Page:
We surfed a right point the following morning. The spot was off an island of diagonal jutting rock with a small castle in its center. The surf was challenging if not too ripable—about five to six feet with some fun, chunky moments.

Before we could get out of town, we spotted a wedging left reef with a rebound side wave off an 80-foot cliff. Waterfalls, blowholes, and pastures—the photogs cried, “Backdrop,” and it was on. We caught a couple waves, but because of the 40-foot tidal change, it got too high and shut down.

It was a short walk to food, so we changed and hit the pub. Within seconds of entering the door, we saw a lady with hives who recommended the chicken, a woman from Santa Cruz wearing a purple witch’s hat, and to top it off, a female rugby-playing violin-maestro from Humboldt, California. Naturally, we asked her to play a couple of songs. She ran to the hostel, grabbed her violin, and played Irish folk songs while we ate our fried food and sipped our pints.

Back in Bundoran, the swell was again on the rise, and some strong offshores were kicking in. The barreling left at Acorn Slab looked a little lumpy and too low. The swell really started to surge, and we caught a smaller Sunset-esque surf at Main Break rights.

Toward evening, we innocently loaded up for a look at Acorn Slab—eight feet and thick. An insider peeled off and spit, so Adam frantically suited up and jumped in. As his stumpy frame started to roll over the lineup, we all realized this was serious shit. Ten- to twelve-foot triple-up death pits exploded onto dry reef. He had a look at one on his 6’2″ squash and put himself into harm’s way. A mutated blackout set stacked outside. Adam’s less-than-lengthy arms whirled to escape the detonation point. All he could do was dive off and pray that the fantastically sized lip missed him and his board. To our relief it did just that, and he popped out the back. The next one was just as heavy, but wasn’t as close a call. He looked at several more, but wisely backed out. A bodyboarder, who was either a maniac or really naive, kicked out to the lineup. Afterward, Adam said he was pointing to the takeoff zone and screaming, “Right here, right here,” to the guy, but he didn’t respond. (To the bodyboarder’s credit, he did pull into a couple corner closeouts.)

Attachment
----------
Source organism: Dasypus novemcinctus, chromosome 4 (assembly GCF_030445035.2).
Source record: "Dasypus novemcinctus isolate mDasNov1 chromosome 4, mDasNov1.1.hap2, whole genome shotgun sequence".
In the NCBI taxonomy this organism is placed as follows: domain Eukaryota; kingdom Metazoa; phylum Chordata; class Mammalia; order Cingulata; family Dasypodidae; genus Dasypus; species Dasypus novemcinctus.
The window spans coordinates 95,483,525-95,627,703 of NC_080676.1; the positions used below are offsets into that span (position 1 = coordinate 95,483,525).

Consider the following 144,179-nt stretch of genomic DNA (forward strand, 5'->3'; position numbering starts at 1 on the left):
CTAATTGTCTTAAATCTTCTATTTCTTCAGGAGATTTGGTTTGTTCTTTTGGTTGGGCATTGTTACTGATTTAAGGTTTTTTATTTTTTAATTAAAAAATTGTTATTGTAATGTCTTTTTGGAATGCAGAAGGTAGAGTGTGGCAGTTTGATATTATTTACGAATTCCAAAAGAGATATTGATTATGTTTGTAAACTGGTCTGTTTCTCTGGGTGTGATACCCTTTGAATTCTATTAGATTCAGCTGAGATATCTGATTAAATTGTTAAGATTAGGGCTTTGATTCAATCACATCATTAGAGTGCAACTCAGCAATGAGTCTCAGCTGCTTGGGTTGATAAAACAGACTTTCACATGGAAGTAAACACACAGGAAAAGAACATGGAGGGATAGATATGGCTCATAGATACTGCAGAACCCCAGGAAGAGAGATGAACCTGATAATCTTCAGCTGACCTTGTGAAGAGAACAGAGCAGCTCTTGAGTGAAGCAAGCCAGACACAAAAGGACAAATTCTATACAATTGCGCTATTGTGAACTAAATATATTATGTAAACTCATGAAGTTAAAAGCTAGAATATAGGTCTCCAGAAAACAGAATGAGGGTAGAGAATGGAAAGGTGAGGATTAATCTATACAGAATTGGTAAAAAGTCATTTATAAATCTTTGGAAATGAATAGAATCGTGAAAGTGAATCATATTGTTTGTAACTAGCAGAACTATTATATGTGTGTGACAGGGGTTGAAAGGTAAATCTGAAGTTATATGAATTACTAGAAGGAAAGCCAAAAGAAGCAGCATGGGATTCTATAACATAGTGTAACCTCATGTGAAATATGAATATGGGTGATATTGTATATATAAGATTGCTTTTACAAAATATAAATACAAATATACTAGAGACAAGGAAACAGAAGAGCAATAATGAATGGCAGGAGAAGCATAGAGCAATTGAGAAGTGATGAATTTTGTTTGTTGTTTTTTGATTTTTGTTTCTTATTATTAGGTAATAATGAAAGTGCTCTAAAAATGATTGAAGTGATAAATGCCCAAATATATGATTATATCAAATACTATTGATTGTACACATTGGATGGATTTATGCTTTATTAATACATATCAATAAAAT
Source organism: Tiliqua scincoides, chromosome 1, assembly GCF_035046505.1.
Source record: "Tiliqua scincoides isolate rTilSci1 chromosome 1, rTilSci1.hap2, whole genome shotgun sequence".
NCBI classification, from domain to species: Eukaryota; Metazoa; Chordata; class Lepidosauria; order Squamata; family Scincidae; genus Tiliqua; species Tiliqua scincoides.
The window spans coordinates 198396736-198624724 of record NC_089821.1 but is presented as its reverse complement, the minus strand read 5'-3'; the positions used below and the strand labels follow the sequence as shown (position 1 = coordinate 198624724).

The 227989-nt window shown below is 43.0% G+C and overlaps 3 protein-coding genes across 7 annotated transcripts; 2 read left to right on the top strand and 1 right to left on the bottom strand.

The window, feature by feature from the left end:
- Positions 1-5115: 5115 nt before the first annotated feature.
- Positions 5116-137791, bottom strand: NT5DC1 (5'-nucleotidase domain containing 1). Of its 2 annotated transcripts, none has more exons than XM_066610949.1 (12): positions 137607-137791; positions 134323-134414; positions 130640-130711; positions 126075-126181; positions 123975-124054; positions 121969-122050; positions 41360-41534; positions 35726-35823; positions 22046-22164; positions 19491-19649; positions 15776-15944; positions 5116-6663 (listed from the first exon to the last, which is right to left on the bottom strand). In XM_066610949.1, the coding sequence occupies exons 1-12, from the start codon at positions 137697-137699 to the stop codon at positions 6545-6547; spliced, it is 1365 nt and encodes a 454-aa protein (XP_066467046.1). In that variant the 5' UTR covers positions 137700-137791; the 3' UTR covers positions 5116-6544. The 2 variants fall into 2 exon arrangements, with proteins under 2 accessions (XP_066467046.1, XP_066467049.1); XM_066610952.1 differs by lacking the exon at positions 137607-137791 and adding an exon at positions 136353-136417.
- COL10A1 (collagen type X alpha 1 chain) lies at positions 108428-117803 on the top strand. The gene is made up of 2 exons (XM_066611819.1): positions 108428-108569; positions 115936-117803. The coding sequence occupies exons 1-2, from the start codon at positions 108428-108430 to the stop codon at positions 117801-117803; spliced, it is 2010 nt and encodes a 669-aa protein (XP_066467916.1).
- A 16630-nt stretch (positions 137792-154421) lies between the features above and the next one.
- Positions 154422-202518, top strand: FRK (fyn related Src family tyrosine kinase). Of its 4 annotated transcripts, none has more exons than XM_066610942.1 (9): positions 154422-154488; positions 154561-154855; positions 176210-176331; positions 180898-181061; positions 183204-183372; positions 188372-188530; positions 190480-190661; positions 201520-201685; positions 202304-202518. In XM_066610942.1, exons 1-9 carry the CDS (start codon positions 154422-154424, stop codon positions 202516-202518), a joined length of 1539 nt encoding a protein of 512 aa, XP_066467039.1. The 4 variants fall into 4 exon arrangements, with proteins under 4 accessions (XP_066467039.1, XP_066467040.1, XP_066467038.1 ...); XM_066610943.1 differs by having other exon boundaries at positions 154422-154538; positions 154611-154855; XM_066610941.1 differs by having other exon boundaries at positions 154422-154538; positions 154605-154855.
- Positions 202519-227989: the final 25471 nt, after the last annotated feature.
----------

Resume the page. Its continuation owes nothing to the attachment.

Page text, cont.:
Adam, admittedly, was looking for an out at this point. Catch an insider, belly in, and have a beverage. But, being the underrated hellman he is, Adam decided to nut up and tried to claw his way down the face of a medium-sized set—full-on, no-chance, top-to-bottom free fall. We looked at the video that night and decided it was about a twenty-foot face and thicker than the ankles of an Irish grandmother. His leash predictably snapped like a breadstick, but amazingly our friend washed over the rocks unscathed. When asked about the session, Adam, in his typically understated fashion said, “It’s sorta deadly out there.” Acorn Slab had a blowout sale on humble pie that day, and we all gladly stocked up.

As the swell dropped the next day, it felt as though the trip had climaxed. We did manage one more drive to the north and saw some incredible setups—lots of cobblestone points with lefts and rights. But the winds were wrong, so the surf was nothing to write home about. We spent the remaining days sessioning the spots in Bundoran. We had a blast at Main Break and a toned-down Acorn Slab.

[IMAGE 3]

Even as we drove away, Main Break was empty with five-foot perfect lefts. The local surf-shop owner said we probably got the best ten days of weather and waves for Ireland in October. It seems we didn’t have to be leprechauns to find the pot of gold.

tight, the dim faraway sun ducking behind the horizon, the energy of the ocean surged through us. We all privately gave our thanks, turned, walked away, and looked forward to some food and a hot shower.